A new research initiative by the University of Maryland's Institute for Bioscience and Biotechnology Research (IBBR) and the University of Pittsburgh could help uncover how T-cells—the "killer cells" that defend the body from microbes—are alerted to hazardous invaders in the body. Funded by a $3.7 million grant from the National Institutes of Health (NIH), the research will be the first to combine X-ray crystallography and nuclear magnetic resonance (NMR) spectroscopy for a unique view of the cell's alert system, which could lead to innovative therapeutics to fight viruses and tumors.
T-cells defend the body by recognizing and attacking a foreign invader, such as a virus, through a receptor on its surface (TCR). When viruses infect cells, they are broken up into pieces (peptides) that move to the cell surface where they are recognized by TCR's. This causes the T-cell to activate and kill the infected cell, allowing the immune system to stop the spread of the virus.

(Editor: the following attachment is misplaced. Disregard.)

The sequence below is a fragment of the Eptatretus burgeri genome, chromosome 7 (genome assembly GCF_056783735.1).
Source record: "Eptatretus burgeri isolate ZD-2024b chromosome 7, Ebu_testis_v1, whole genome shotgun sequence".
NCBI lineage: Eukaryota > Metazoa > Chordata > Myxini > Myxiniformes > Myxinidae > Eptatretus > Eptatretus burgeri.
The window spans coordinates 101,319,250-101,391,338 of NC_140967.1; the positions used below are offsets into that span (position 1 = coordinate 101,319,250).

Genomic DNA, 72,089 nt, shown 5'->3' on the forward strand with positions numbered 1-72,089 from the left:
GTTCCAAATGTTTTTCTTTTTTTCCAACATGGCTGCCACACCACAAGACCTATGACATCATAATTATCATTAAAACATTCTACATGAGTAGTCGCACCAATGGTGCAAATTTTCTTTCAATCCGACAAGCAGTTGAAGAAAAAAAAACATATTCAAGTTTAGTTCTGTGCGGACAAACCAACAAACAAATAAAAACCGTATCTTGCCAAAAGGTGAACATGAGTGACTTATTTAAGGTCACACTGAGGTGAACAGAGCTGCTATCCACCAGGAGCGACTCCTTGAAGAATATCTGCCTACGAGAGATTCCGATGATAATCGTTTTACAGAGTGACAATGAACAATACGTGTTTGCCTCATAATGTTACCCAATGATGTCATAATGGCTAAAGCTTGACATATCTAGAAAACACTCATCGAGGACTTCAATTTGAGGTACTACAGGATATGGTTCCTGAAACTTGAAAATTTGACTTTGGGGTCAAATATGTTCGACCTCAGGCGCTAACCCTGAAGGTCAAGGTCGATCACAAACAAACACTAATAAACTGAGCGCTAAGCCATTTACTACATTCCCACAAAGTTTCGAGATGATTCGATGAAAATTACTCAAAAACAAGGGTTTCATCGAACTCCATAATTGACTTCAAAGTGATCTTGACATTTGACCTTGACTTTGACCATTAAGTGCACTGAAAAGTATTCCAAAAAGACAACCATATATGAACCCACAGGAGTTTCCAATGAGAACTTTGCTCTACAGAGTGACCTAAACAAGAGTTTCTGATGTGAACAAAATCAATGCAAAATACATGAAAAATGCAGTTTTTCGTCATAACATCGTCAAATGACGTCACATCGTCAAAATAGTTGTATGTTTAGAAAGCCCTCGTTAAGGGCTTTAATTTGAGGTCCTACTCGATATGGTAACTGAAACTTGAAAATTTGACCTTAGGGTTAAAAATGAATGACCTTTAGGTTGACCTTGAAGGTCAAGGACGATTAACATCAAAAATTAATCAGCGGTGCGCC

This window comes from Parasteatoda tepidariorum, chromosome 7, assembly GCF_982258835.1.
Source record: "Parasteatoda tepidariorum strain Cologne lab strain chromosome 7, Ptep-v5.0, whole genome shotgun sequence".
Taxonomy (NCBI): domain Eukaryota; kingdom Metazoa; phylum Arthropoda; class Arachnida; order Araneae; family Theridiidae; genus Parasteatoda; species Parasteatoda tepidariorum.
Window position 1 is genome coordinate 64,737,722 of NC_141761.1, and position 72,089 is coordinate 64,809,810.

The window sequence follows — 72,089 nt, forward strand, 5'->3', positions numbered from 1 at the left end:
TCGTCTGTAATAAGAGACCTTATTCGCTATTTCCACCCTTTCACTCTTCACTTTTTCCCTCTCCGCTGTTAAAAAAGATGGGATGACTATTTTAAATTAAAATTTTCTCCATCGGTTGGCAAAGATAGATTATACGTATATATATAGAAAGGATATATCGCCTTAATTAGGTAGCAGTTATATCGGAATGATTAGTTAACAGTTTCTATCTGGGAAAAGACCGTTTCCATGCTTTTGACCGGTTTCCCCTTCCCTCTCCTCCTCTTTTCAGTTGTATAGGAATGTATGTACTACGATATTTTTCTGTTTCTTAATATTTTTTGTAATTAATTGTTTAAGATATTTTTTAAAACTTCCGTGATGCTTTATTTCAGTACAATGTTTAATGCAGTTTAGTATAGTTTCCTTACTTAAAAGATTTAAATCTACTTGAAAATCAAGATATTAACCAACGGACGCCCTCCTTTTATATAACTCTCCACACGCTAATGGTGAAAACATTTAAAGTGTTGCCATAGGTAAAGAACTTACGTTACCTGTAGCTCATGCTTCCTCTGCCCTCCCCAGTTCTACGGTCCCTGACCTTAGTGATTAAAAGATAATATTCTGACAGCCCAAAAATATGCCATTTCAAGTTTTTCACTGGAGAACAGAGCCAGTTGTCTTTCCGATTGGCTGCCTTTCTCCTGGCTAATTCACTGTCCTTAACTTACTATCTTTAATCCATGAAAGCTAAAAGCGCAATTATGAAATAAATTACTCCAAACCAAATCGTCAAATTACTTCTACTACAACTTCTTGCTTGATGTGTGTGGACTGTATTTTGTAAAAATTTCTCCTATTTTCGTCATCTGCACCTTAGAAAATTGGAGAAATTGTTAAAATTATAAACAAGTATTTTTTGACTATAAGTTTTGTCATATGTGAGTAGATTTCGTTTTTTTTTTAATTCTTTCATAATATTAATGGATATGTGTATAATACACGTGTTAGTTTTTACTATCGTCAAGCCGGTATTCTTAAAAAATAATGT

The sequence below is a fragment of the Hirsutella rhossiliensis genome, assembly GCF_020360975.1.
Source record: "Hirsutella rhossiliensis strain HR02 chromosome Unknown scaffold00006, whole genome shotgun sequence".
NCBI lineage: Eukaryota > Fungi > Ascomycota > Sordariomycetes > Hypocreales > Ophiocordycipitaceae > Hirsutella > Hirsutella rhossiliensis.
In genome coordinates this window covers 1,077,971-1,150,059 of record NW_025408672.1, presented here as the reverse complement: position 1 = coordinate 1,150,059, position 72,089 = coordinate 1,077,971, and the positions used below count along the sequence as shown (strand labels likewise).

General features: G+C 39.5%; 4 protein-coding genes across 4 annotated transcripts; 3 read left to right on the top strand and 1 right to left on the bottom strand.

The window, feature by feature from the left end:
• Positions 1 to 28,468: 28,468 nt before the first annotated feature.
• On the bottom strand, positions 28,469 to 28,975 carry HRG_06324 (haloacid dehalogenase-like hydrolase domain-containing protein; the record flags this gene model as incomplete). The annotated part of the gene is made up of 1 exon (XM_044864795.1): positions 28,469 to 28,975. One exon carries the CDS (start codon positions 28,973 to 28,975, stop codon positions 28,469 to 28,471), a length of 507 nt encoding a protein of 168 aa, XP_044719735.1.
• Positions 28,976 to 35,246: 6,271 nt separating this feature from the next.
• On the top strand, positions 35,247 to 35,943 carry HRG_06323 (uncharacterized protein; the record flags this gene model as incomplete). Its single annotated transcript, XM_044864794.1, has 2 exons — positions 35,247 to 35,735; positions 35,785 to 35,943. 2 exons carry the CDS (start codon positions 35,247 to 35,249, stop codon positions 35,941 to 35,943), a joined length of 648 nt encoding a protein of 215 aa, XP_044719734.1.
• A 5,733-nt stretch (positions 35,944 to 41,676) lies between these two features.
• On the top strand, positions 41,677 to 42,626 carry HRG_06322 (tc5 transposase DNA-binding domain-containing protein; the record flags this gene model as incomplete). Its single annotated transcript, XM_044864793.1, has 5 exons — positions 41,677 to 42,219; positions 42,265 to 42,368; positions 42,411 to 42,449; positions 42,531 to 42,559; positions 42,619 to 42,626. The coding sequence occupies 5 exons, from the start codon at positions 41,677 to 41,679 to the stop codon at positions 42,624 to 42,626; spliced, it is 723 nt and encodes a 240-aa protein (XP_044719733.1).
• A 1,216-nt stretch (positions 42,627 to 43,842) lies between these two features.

"We have long known about the process of T-cell recognition, but not how the receptors signal to the T-cell that this recognition has taken place," says Dr. Roy Mariuzza, who, along with Dr. John Orban, are IBBR's principal investigators on the project. "Understanding the TCR signaling mechanism may allow researchers to develop new, targeted immunotherapies, such as those used in immuno-oncology to control or eliminate tumors."
The team will apply a new approach, combining X-ray crystallography and nuclear magnetic resonance (NMR) spectroscopy, two complementary techniques used for determining the structure and dynamics of proteins. "Proteins transmit signals by undergoing changes in their structure and dynamics," says Dr. Orban. "When the viral peptide binds to the TCR, there may be perturbations in the TCR that trigger signaling. Our goal is to shed light on this process using our combined approach."
Mariuzza and Orban will analyze and present hypotheses about the structural changes to Dr. Dario Vignali, a prominent molecular immunologist from the University of Pittsburgh and the third principal investigator. Vignali will test these theories by making mutations in the TCR and analyzing the effect of the mutations in biological systems.
"This research is an excellent example of fundamental science conducted at the institute that may lead to new therapeutic products. The Institute facilitates application of groundbreaking, basic scientific research to address significant unmet medical needs. We thank the NIH for their support of this promising area of research." said Dr. Thomas Fuerst, IBBR Director.